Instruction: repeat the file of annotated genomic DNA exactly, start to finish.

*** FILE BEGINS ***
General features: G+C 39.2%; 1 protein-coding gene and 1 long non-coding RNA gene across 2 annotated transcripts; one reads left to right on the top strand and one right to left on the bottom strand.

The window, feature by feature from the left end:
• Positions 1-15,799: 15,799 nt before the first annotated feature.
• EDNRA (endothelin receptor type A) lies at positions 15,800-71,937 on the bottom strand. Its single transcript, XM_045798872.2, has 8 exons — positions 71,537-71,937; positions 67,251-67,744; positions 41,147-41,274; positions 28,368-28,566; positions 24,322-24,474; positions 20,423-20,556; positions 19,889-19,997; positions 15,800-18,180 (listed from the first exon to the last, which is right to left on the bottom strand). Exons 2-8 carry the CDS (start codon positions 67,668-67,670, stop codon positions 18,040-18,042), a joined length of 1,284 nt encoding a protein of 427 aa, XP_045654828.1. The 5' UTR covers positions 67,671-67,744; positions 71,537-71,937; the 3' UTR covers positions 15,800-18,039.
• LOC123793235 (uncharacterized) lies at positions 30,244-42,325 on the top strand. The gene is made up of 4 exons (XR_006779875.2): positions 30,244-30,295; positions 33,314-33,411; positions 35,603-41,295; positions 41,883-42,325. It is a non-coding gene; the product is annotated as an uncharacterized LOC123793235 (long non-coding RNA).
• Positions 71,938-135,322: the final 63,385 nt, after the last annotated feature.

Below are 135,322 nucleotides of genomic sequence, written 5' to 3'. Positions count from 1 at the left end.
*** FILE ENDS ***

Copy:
General features: G+C 39.2%; 1 protein-coding gene and 1 long non-coding RNA gene across 2 annotated transcripts; one reads left to right on the top strand and one right to left on the bottom strand.

The window, feature by feature from the left end:
• Positions 1-15,799: 15,799 nt before the first annotated feature.
• EDNRA (endothelin receptor type A) lies at positions 15,800-71,937 on the bottom strand. Its single transcript, XM_045798872.2, has 8 exons — positions 71,537-71,937; positions 67,251-67,744; positions 41,147-41,274; positions 28,368-28,566; positions 24,322-24,474; positions 20,423-20,556; positions 19,889-19,997; positions 15,800-18,180 (listed from the first exon to the last, which is right to left on the bottom strand). Exons 2-8 carry the CDS (start codon positions 67,668-67,670, stop codon positions 18,040-18,042), a joined length of 1,284 nt encoding a protein of 427 aa, XP_045654828.1. The 5' UTR covers positions 67,671-67,744; positions 71,537-71,937; the 3' UTR covers positions 15,800-18,039.
• LOC123793235 (uncharacterized) lies at positions 30,244-42,325 on the top strand. The gene is made up of 4 exons (XR_006779875.2): positions 30,244-30,295; positions 33,314-33,411; positions 35,603-41,295; positions 41,883-42,325. It is a non-coding gene; the product is annotated as an uncharacterized LOC123793235 (long non-coding RNA).
• Positions 71,938-135,322: the final 63,385 nt, after the last annotated feature.

Below are 135,322 nucleotides of genomic sequence, written 5' to 3'. Positions count from 1 at the left end.